The one and the many

whitecrownbackThe birds of summer are arriving, some with dazzling singularity: a white-crowned sparrow perches on a fence picket; a shimmering broad-tailed hummingbird hovers at the sugar water. A suet cake proffered against the damp spring cold lures a black-headed grosbeak and — in a rare and fiery blaze of color — a western tanager.

Other birds appear in large groups. I glance out the window and see a dozen pine siskens splashing in the bird bath. The same gregarious gaggle swarms the feeders, devouring thistle and sunflower chips.

Nature is a numbers game that anticipates high mortality, and by summer’s end, many of these lovely little lives will be over.  Most wild birds don’t survive their precarious first year:  Two weeks ago, with the mating season barely underway,  I found a dead nestling in my back yard, apparently fallen from safety and transported by a wild predator.  spotbird

But natural deaths pale in comparison to those caused by humans.  Window strikes kill up to 988 million birds annually in the United States alone.  I use bird tape on my large windows, but occasionally a bird will strike a smaller, untaped pane and sit stunned for long minutes while my chittering cats watch intently from inside.

Outdoor cats, of course, are the biggest bird-killers, accounting for up to 3.7 billion deaths a year in the United States.  My cats wear bibs on their collars when they venture out; the bibs are effective, if not foolproof, at saving avian lives.

The magnitude of death is staggering, the loss immeasurable:  Every day, thousands of these elegant, acrobatic creatures gone forever.  And yet each species continues with a pure and  pulsing equanimity,  threading past to future with the songs of its kind, and a wild beauty that graces our lives each moment:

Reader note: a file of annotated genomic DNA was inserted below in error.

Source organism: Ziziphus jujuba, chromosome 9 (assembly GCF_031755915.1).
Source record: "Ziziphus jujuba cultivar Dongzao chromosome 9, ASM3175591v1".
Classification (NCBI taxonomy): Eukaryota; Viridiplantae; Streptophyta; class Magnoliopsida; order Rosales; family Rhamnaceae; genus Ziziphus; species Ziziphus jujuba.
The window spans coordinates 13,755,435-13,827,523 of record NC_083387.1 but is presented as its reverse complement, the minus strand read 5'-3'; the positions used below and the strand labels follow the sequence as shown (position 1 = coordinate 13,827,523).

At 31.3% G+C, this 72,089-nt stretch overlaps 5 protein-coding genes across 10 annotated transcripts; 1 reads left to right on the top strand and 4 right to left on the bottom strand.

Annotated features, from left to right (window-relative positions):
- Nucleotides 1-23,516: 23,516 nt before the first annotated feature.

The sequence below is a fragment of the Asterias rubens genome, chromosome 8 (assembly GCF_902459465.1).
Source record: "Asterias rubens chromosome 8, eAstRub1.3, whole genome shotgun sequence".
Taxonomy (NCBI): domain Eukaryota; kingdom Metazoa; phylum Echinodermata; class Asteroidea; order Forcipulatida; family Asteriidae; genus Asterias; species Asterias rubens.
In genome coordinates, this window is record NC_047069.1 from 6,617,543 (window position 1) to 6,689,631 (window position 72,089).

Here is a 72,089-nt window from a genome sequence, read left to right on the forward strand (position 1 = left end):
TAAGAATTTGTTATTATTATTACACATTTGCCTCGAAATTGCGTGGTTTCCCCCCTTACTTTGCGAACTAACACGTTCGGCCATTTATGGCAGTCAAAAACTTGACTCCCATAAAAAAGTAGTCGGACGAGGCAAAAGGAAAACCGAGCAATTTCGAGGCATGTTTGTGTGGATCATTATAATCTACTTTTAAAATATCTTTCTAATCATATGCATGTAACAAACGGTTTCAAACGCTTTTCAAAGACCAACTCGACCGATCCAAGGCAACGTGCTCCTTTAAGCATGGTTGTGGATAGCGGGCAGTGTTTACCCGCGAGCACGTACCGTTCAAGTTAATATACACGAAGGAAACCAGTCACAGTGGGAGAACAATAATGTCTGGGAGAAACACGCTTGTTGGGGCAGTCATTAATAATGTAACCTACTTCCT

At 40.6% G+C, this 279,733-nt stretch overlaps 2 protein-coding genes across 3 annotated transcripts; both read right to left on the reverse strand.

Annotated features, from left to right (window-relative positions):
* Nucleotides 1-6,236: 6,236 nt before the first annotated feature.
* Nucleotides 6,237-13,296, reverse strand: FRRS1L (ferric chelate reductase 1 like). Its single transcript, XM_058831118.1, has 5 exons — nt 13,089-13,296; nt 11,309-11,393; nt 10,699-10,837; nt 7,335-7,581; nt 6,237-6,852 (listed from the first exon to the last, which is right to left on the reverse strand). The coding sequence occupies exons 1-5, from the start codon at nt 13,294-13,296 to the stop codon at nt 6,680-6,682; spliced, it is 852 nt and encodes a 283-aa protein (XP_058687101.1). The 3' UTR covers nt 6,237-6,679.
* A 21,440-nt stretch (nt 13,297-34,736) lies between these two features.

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  1. Kathryn · · Reply

    Hey Cate! Love all the spring birds! Just an FYI-no ruby throats here Broad tailed!!


    1. Thank you for writing and for the gentle correction. We had ruby-throated in the U.P, but not here. I can at least report with certainty, though, that my robins (“Constancy”) have four little ones now. 🙂


  2. I once held a woodcock in my hands immediately after it had broken it’s neck flying into a window of the biology building where I was attending college. It took its last breaths while I held it, crying. The irony that the place where we learned about the natural world, was inadvertently killing birds was terrible. 988 million such window deaths per year! Death by human illusion.

    Thank you for the reminder to step out of our own illusions, and to actively take precautions to do no harm. Window tape and indoor cats are small efforts, that ensure we will continue to be blessed with bird song. Yeah Song Birds!


    1. You’re welcome! I’m so glad you share my concern; I hope many others do, too, and will do their part to prevent these senseless deaths. Thank you for reading and commenting!


  3. cats can be so evil sometimes


    1. The cats are behaving from instinct; the fault lies with owners who let their cats out without noisy bells, bibs and/or some other effective deterrent to catching birds.


  4. We keep our cat indoors. The window is an elegant reality show of birds and squirrels, a chipmunk and a raccoon.


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